sumsuch said...

Passing the torch is good rhetoric, but that's not how it was. It was 30 years of a joint crime by Labour and National against the least able to defend themselves. Extending the persecution of Maori by 37 years for white folks' self-serving crap. Leaving aside Pasifika, who actually get it worse.
Don't consider Grant and Jacinda as in any way heroes taking the torch of social democracy. Do consider we 50 ups who spoke up, last to grow to adulthood in the Welfare State, as heroes.

Kat said...

Incredible reading the comments here, its very simple folks we need a reinstated 21st Century MoW. The govt has more pressure than ever to provide jobs, income, dignity by way of a fair days pay for a fair days work. No one in this country should be unemployed or hungry.

If you want to see the dole gone then support real jobs for all, only way that is going to happen is via a modern day govt run MoW.

The govt is the govt is the govt is the that Brendon, or if you haven't and refuse to, then join Mike Hosking on his flight to Oz.

Brendan McNeill said...

Dear GS

Grace and peace to you.

I have no problem with the State providing temporary support for those who become unemployed through no fault of their own. What I object to is those who for reasons of their own choose not to work, and expect the taxpayer to front up and support them. I also have problems with the State funding solo mothers and their children into a life of poverty and disadvantage in the name of kindness and compassion, but that's for another time.

Jessie interviewed one such person, Apanui Koopu on National Radio on Friday afternoon. Now I listened to this interview in full, and Apanui presents as a likeable guy, who is focused on supporting and homeschooling his 14 year old daughter. His complaints with the system are numerous including a time when he invites the daughter's mother to come and live with them to help the daughter resolve some personal issues. Work and Income insist their benefits are adjusted (downwards) accordingly. Apparently that's unacceptable. But the really interesting bit to me, is when Jessie asks him if could could work. He hedges around this saying he could possibly get a job, but he really wants to home school his daughter.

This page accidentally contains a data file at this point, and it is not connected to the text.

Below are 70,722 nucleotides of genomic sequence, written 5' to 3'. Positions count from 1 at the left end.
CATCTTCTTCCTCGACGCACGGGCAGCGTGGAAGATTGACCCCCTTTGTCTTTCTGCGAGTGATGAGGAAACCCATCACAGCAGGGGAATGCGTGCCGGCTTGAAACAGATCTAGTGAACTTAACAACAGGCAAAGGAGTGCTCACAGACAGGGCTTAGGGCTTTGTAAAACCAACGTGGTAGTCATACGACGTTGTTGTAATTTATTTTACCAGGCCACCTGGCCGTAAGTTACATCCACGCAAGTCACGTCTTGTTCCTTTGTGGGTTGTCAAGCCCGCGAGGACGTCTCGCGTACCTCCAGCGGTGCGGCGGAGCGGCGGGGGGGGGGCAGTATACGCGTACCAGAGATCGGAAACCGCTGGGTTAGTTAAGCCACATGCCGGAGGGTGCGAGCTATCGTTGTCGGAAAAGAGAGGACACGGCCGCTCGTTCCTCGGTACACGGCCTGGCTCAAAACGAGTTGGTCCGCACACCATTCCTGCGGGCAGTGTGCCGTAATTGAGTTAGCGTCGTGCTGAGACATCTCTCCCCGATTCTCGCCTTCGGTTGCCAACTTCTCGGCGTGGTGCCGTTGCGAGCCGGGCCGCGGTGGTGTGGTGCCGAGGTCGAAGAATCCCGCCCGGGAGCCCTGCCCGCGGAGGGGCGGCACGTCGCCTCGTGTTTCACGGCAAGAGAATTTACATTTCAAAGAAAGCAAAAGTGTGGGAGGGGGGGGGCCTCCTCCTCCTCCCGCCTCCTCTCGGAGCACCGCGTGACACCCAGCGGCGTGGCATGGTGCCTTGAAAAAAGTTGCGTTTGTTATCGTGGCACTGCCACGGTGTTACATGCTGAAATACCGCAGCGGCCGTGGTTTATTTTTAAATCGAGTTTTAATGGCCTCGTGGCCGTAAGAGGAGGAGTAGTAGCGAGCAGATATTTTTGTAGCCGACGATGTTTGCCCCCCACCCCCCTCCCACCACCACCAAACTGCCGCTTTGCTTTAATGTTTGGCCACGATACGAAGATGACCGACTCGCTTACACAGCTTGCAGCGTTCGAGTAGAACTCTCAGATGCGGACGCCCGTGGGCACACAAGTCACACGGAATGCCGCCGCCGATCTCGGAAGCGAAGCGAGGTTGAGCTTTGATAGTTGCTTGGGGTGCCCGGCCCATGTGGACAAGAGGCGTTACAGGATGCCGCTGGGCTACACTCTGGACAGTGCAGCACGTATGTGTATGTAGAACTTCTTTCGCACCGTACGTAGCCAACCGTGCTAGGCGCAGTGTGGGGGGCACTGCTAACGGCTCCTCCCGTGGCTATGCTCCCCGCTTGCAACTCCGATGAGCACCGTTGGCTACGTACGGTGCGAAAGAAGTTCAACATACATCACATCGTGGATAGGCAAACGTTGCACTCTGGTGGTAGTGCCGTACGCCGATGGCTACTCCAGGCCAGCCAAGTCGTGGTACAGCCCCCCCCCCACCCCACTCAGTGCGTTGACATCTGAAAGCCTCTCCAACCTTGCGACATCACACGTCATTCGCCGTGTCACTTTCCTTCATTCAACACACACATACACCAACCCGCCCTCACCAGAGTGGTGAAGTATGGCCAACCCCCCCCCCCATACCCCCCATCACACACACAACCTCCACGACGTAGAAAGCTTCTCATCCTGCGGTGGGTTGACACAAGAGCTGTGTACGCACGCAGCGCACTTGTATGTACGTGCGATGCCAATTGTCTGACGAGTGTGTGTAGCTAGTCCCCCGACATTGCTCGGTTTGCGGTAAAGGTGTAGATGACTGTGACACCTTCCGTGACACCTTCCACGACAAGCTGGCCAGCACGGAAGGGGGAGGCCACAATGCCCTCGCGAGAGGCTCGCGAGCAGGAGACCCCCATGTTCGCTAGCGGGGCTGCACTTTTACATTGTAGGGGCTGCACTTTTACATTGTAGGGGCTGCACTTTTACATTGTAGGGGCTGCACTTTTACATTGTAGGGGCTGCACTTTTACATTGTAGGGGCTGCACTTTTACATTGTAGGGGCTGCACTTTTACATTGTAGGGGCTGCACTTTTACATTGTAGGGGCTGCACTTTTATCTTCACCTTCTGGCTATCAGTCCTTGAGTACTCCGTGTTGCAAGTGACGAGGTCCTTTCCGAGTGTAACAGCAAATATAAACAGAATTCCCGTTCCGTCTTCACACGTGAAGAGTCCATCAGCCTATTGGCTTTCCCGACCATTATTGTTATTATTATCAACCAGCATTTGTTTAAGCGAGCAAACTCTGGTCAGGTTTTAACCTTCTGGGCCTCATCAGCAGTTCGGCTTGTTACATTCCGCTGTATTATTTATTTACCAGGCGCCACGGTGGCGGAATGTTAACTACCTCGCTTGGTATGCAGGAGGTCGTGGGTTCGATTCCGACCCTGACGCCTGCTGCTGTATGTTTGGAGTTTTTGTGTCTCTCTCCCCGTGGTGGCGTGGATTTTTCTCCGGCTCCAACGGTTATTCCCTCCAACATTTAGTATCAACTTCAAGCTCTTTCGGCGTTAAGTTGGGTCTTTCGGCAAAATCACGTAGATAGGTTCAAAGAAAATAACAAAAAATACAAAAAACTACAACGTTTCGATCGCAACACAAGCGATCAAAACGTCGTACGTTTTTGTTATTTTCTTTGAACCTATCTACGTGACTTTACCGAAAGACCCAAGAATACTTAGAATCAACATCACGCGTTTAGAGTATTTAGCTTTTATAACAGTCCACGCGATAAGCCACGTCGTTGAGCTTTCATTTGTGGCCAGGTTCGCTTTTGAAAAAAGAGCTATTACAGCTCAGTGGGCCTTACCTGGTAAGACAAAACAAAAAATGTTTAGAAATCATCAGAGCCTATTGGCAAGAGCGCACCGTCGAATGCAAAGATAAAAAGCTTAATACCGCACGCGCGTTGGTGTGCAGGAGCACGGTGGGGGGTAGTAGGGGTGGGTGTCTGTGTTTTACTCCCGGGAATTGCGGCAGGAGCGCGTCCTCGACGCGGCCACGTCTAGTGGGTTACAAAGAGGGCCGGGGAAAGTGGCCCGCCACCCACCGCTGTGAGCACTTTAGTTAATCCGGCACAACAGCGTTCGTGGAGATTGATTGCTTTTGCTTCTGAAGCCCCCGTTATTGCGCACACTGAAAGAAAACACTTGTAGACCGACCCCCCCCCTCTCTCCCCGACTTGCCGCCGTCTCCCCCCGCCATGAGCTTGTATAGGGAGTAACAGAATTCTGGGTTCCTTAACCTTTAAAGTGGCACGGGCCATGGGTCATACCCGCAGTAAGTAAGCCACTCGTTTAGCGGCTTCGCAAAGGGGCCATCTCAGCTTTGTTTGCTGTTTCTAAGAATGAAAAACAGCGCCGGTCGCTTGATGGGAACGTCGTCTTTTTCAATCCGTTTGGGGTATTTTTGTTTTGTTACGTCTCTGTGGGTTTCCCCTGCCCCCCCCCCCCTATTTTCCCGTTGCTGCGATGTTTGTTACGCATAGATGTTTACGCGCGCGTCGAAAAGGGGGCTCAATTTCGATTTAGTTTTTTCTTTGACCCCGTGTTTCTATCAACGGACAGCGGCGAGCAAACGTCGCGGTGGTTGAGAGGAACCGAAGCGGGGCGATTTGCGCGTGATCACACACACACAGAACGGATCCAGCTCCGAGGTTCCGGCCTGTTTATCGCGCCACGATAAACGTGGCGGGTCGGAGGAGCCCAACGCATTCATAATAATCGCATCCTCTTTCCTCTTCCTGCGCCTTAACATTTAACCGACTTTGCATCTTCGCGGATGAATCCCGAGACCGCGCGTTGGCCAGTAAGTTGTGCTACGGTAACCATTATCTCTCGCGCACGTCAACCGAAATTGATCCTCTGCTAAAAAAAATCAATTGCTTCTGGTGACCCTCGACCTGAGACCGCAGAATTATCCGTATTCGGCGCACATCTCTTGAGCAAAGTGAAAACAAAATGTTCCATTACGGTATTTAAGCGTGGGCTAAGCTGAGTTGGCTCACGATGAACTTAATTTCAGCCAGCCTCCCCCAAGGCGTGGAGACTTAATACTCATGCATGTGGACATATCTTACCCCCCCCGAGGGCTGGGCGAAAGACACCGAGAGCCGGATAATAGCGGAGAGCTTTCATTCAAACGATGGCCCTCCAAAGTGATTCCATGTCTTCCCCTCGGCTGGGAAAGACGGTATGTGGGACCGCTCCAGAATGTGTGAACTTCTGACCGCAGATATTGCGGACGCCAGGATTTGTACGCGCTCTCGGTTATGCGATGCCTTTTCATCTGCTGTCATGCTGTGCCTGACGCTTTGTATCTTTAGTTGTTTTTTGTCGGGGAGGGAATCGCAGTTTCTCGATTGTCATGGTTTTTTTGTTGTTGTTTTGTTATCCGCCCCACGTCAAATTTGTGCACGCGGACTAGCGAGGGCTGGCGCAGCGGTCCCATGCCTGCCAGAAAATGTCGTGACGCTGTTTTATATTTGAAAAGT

It was at this point my empathy drained somewhat, as I thought of those hundreds of thousands of working dads who would dearly love to spend that kind of quality time with their 14 year old daughters but who also accept their responsibility to provide financially for their families. Remember the girl's mother is also now a member of this household, but Apanui feels disinclined to work and support this family unit.

I say again, Apanui is articulate and sounds likeable, but he's just not interested in working for a living. And so he's not working. He thinks it is perfectly acceptable that we support him.

Have a listen and tell me if you think his excuse is justifiable.

Nick J said...

Brendan, are you proposing an end to Welfare? Your arguments bear merit re long term effects BUT dont address the reason unemployment occurs.

I've run companies, when we laid off staff it was because market conditions were adverse. People in jobs don't ask to become unemployed. Taking on people is also problematic because of peoples varying abilities. If you propose a market economy there is a price for market variations. It is welfare.

Doug Longmire said...

Sorry Chris, I disagree with much of what you say. I feel you have too highly politicized the population of New Zealand.
Also - your attack on "boomers" is out of line, and I would have expected better of you. I am a boomer, and for myself, and all the boomers that I know, we are just hard working, responsible, decent people who have a personal set of what I can loosely call Christian values.

CXH said...